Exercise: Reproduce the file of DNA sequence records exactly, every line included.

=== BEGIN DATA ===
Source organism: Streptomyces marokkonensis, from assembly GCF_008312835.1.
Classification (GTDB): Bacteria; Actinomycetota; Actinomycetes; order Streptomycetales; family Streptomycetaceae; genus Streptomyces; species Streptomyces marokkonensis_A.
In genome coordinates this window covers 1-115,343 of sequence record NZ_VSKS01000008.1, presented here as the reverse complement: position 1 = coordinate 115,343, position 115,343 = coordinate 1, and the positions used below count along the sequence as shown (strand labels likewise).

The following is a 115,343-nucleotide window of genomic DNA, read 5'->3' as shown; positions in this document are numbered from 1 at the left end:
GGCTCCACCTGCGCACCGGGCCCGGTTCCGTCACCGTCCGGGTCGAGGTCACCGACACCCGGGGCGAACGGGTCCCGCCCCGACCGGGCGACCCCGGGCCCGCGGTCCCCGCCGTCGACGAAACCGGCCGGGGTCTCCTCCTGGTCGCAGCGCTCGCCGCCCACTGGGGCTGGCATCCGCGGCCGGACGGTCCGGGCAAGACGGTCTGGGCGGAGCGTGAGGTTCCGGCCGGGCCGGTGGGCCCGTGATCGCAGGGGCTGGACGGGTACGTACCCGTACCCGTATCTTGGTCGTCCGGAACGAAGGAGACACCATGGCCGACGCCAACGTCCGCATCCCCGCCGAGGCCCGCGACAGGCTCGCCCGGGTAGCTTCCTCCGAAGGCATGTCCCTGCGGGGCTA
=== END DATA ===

Source organism: Streptomyces marokkonensis, from assembly GCF_008312835.1.
Classification (GTDB): Bacteria; Actinomycetota; Actinomycetes; order Streptomycetales; family Streptomycetaceae; genus Streptomyces; species Streptomyces marokkonensis_A.
In genome coordinates this window covers 1-115,343 of sequence record NZ_VSKS01000008.1, presented here as the reverse complement: position 1 = coordinate 115,343, position 115,343 = coordinate 1, and the positions used below count along the sequence as shown (strand labels likewise).

The following is a 115,343-nucleotide window of genomic DNA, read 5'->3' as shown; positions in this document are numbered from 1 at the left end:
GGCTCCACCTGCGCACCGGGCCCGGTTCCGTCACCGTCCGGGTCGAGGTCACCGACACCCGGGGCGAACGGGTCCCGCCCCGACCGGGCGACCCCGGGCCCGCGGTCCCCGCCGTCGACGAAACCGGCCGGGGTCTCCTCCTGGTCGCAGCGCTCGCCGCCCACTGGGGCTGGCATCCGCGGCCGGACGGTCCGGGCAAGACGGTCTGGGCGGAGCGTGAGGTTCCGGCCGGGCCGGTGGGCCCGTGATCGCAGGGGCTGGACGGGTACGTACCCGTACCCGTATCTTGGTCGTCCGGAACGAAGGAGACACCATGGCCGACGCCAACGTCCGCATCCCCGCCGAGGCCCGCGACAGGCTCGCCCGGGTAGCTTCCTCCGAAGGCATGTCCCTGCGGGGCTA